Audiobook Review: Practical Magic (Practical Magic #1)

Published July 1st 1995 

Author: Alice Hoffman

Narrator: Cherry Jones

Audiobook Length: 9 hours 12 minutes

The Owens sisters confront the challenges of life and love in this bewitching novel from New York Times bestselling author Alice Hoffman.

When the beautiful and precocious sisters Sally and Gillian Owens are orphaned at a young age, they are taken to a small Massachusetts town to be raised by their eccentric aunts, who happen to dwell in the darkest, eeriest house in town. As they become more aware of their aunts’ mysterious and sometimes frightening powers — and as their own powers begin to surface — the sisters grow determined to escape their strange upbringing by blending into “normal” society.

But both find that they cannot elude their magic-filled past. And when trouble strikes — in the form of a menacing backyard ghost — the sisters must not only reunite three generations of Owens women but embrace their magic as a gift — and their key to a future of love and passion. 

The Rules of Magic (#0.2)
Practical Magic (#1)
The Book of Magic (#2)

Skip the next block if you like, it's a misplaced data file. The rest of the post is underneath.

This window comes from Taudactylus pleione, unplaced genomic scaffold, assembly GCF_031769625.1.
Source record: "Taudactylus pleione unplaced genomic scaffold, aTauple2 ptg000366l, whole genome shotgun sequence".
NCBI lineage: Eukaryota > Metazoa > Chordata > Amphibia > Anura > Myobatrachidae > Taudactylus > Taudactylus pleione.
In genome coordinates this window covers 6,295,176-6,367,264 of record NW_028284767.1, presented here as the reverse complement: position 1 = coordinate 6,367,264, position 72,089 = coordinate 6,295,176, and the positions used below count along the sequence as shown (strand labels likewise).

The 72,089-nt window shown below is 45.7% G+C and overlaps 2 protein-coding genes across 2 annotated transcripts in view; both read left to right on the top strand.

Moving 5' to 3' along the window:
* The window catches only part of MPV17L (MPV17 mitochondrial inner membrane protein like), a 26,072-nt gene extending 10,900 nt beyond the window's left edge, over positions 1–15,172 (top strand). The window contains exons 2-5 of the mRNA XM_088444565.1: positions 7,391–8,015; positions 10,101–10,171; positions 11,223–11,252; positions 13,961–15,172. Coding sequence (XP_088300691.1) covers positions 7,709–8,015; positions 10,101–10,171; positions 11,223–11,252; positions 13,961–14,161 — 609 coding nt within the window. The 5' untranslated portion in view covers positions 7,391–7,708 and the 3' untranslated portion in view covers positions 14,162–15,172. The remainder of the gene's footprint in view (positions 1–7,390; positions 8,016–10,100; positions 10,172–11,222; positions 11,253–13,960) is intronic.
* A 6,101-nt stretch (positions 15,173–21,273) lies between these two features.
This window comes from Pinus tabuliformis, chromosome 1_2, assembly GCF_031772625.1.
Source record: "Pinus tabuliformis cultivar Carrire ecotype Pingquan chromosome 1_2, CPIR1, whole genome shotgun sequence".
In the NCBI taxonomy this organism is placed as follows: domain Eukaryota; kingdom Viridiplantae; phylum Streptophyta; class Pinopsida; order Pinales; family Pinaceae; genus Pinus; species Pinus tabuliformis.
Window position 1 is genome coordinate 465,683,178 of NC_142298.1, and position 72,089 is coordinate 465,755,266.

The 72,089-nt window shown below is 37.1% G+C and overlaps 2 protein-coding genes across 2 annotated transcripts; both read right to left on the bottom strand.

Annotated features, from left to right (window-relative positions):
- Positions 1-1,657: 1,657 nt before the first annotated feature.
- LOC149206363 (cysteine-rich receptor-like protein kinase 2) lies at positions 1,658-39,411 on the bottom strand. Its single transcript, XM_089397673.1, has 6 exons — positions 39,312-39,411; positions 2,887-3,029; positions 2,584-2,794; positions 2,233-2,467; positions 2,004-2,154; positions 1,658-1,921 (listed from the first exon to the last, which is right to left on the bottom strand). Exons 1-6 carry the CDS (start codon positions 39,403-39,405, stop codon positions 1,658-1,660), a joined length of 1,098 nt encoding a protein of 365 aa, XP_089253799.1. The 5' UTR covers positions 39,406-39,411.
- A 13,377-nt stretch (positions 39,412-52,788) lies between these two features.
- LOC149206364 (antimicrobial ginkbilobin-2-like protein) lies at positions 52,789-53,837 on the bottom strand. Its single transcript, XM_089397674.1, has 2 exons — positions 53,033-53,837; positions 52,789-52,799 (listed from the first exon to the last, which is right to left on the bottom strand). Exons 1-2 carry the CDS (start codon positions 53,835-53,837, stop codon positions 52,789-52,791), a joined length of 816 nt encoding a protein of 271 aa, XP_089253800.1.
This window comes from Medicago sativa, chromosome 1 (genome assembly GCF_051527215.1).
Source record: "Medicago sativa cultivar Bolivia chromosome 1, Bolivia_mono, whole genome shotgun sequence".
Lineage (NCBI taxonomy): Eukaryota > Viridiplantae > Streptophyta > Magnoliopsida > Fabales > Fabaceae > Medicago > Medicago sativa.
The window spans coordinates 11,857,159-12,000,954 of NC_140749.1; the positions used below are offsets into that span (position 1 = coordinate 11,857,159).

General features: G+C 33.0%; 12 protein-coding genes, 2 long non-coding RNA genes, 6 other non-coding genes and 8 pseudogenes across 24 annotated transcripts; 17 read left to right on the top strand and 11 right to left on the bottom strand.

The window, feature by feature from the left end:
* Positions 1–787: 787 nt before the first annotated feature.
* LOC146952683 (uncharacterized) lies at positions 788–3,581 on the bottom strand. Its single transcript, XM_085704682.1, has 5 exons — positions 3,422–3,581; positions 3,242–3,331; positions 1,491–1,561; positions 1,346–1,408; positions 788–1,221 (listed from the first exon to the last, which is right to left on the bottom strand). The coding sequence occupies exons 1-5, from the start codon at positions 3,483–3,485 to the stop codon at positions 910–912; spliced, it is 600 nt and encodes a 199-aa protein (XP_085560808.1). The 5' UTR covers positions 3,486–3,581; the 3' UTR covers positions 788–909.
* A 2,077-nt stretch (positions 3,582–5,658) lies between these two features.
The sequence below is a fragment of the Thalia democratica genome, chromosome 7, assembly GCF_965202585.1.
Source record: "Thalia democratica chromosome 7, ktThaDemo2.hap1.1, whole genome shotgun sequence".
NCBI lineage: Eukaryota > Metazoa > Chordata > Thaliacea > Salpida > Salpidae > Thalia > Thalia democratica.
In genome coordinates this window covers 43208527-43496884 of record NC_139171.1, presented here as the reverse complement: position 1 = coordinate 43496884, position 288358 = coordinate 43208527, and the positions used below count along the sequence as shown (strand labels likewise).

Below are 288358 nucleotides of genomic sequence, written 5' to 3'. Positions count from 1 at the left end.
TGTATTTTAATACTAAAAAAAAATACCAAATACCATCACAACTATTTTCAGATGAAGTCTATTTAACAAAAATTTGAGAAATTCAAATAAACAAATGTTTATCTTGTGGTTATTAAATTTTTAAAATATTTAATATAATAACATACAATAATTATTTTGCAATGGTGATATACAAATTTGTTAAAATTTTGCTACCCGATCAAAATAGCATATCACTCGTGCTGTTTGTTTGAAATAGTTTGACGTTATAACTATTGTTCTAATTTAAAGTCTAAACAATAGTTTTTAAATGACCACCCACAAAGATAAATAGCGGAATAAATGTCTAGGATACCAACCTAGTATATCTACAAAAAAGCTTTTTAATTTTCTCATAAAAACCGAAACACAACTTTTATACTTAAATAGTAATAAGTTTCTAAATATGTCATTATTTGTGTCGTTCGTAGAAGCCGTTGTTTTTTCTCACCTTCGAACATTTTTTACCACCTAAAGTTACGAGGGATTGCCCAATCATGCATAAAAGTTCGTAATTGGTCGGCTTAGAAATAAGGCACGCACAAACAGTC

Find It On: Goodreads / Amazon

** Disclaimer: This post contains affiliate links, including Amazon, and I may earn a small commission, at no cost to you, if you purchase through my links. It’s a nice way for me to continue my love of books and feed my reading addiction.**

Like some other readers, I actually watched the movie version of Practical Magic long before I read the book version. I listened to the audiobook version, which has two editions (an abridged and unabridged). It was amazing to me how much was cut from the full edition as it runs a little over nine hours while the abridged is a little over three. For me, if this much material can be cut and the story still makes sense, then there was most likely a lot of filler in the original. This story follows Sally and Gillian Owens who live in Massachusetts with their aunts Frannie and Jet Owens. There are some similarities with the movie while there are still differences.

Gillian and Sally went through many trials and tribulations throughout their childhood all the way up to adulthood. Sally became a widow with two daughters, Antonia, and Kylie. Meanwhile, Gillian has a complex romantic past and now seeks her family for assistance. These four women are the focal points of the novel as the reader experiences their lives and how they are intertwined with magic. This is also where the movie and novel cannot be compared as the characters may share the same names, but they are not the same. Neither are the smaller elements of the plot, so I think there was not a lot of comparisons. The narrative is lush with descriptive writing and great prose. Overall, this story was interesting, but it was slow in many places. I did enjoy the novel and I cannot wait to read the next novel in the series.

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